More on Megaprojects
Megaprojects are not a partisan thing. Megaprojects are large projects typically costing more than $1 billion and often tens of billions of dollars and impacting the lives of tens of thousands of people if not millions.
as for the “mega=project” slam, sure- that happens mainly in the uber-corrupt dem states, not where the wall is going. heck, we could you mexicans on work visa’s to keep the corruption at a minimum…..
In a word, “No.”
A megaproject is defined as,
“Megaprojects are temporary endeavors (i.e. projects) characterized by: large investment commitment, vast complexity (especially in organizational terms), and long-lasting impact on the economy, the environment, and society”…Megaprojects can also be defined as “initiatives that are physical, very expensive, and public”.
They usually come with a very large price tag, typically a $1 billion or more and usually have an impact on a vary large number of people. Megaprojects make up about 8% of global GDP according to Bent Flyvberg.
It is a mistake to try and fob this off on simple partisan differences. Megaprojects are projects that come from all political views. The Three Gorges Dam is a megaproject. Boston’s Big Dig is another example of a megaproject. The U.S. national highway system is yet another megaproject. The Sydney Opera House is a megaproject. That project went so badly the architect left well before it was completed and his name has only recently been associated with it people were so angry and bitter about that particular project.
Policy makers across the political spectrum are attracted to megaprojects for four reason,
- Technological sublime – the rapture that engineers and technologists get from building large and innovative projects, pushing the boundaries for what technology can do.
- Political sublime – the rapture politicians get from building monuments to themselves and for their causes.
- Economic sublime – the delight business people and trade unions get from making lots of money and jobs from megaprojects.
- Aesthethic sublime – the pleasure designers and people who appreciate good design get from building, using, and looking at something very large that is also iconically beautiful.
See here for more on the four sublimes.
These things are not particular to Democrats or Republicans, conservatives or progressives, etc. Even people of a libertarian view might be less susceptible to the political and economic sublimes, but I could see them easily falling for the technological and aesthethic sublimes. One might even add national/nationalist sublime which could account for the Olympics which are now considered a megaproject.
Further, megaprojects have a failure rate of 90% in each of the three categories: coming it at or below cost, coming in on time, providing the specified benefits. A simple calculation suggests that a megaproject would fail to deliver on all three 73% of the time. Thus, megaprojects incredibly wasteful.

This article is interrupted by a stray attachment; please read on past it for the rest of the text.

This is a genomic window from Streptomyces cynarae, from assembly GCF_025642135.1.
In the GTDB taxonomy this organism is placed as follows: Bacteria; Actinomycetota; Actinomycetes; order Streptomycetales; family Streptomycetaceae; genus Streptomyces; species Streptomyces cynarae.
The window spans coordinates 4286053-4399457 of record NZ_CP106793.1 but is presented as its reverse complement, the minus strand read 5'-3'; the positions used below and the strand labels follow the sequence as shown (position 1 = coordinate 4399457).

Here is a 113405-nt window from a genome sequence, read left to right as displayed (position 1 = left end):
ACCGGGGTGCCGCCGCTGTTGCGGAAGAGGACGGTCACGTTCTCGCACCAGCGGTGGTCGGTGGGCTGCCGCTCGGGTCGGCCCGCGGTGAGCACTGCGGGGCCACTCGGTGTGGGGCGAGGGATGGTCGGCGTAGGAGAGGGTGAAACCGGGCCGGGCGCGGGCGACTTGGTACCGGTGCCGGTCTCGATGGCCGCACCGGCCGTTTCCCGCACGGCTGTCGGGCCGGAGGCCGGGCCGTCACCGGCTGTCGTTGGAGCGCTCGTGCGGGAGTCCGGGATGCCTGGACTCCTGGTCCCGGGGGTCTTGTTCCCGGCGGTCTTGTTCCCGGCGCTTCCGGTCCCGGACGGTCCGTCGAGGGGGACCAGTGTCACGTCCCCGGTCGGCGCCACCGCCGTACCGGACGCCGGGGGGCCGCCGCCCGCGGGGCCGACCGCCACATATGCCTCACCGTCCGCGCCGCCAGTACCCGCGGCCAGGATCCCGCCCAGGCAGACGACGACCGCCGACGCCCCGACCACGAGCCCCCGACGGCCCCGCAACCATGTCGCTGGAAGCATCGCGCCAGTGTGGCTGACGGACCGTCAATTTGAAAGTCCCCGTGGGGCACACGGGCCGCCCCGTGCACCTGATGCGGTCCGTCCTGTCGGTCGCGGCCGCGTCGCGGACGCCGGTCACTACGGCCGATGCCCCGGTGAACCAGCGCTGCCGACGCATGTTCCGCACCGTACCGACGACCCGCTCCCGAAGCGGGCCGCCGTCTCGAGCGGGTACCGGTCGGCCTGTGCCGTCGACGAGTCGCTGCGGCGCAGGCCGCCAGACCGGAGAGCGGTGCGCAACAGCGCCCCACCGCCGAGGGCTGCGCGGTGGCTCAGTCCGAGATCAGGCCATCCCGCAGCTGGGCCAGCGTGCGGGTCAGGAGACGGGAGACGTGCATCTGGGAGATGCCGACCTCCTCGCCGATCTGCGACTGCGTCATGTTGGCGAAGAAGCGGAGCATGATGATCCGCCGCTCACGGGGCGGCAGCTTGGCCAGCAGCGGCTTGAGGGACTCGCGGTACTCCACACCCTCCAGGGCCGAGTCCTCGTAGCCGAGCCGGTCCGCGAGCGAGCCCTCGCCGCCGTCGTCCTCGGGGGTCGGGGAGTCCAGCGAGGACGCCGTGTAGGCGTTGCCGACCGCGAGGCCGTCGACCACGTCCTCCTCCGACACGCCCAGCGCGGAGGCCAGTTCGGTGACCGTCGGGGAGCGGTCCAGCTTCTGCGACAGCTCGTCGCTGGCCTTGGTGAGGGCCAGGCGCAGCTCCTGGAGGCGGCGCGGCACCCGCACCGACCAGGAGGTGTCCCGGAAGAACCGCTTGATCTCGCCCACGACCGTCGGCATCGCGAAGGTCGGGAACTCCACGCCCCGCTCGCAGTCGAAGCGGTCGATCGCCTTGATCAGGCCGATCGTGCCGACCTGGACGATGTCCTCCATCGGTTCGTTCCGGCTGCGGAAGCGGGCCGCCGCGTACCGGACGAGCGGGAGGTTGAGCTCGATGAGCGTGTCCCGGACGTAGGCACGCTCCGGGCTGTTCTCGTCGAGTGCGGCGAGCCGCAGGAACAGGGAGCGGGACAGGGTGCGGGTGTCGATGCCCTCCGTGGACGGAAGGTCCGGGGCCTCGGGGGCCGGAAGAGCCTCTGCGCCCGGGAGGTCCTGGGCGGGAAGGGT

And consider this list from Bent Flyvberg’s article,
- Creates and sustains employment.
- Contains a large element of domestic inputs relative to imports.
- Improves productivity and competitiveness by lowering producer costs.
- Benefits consumers through higher-quality services.
- Improves the environment when infrastructures that are environmentally sound replace infrastructures that are not (Helm, 2008: 1).
Sound familiar? That is the usual list of reasons why the public should support a megaproject. That list is something either a Democrat, Republican or even a Socialist could give for a megaproject. But as Bent Flyvberg points out, there is a big “if” in there. That list may be true if the megaproject is done right. But as history shows megaprojects are generally failures. Very expensive failures just using basic accounting. If we were to include opportunity costs it would be vastly more.
Consider the Sydney Opera House, it is considered an architectural marvel. However, the architect Jørn Utzon did very few works after the Sydney Opera House. One could speculate that this was due in part to the problems associated with the Sydney Opera House. If this is true, then it is quite likely that the world is worse of by not having more architecture designed by Utzon. Similarly with the Great Wall of Trump™ what else could we spend that money on? Funding research into for cancer, HIV, dementia? What about the long term damage to the relationship with our largest trading partner?
When somebody proposes a megaproject you should automatically be suspect. Set aside partisan Bravo Sierra and look at the facts. The facts are these things are incredibly wasteful unless managed correctly and more often than not…they are managed incorrectly.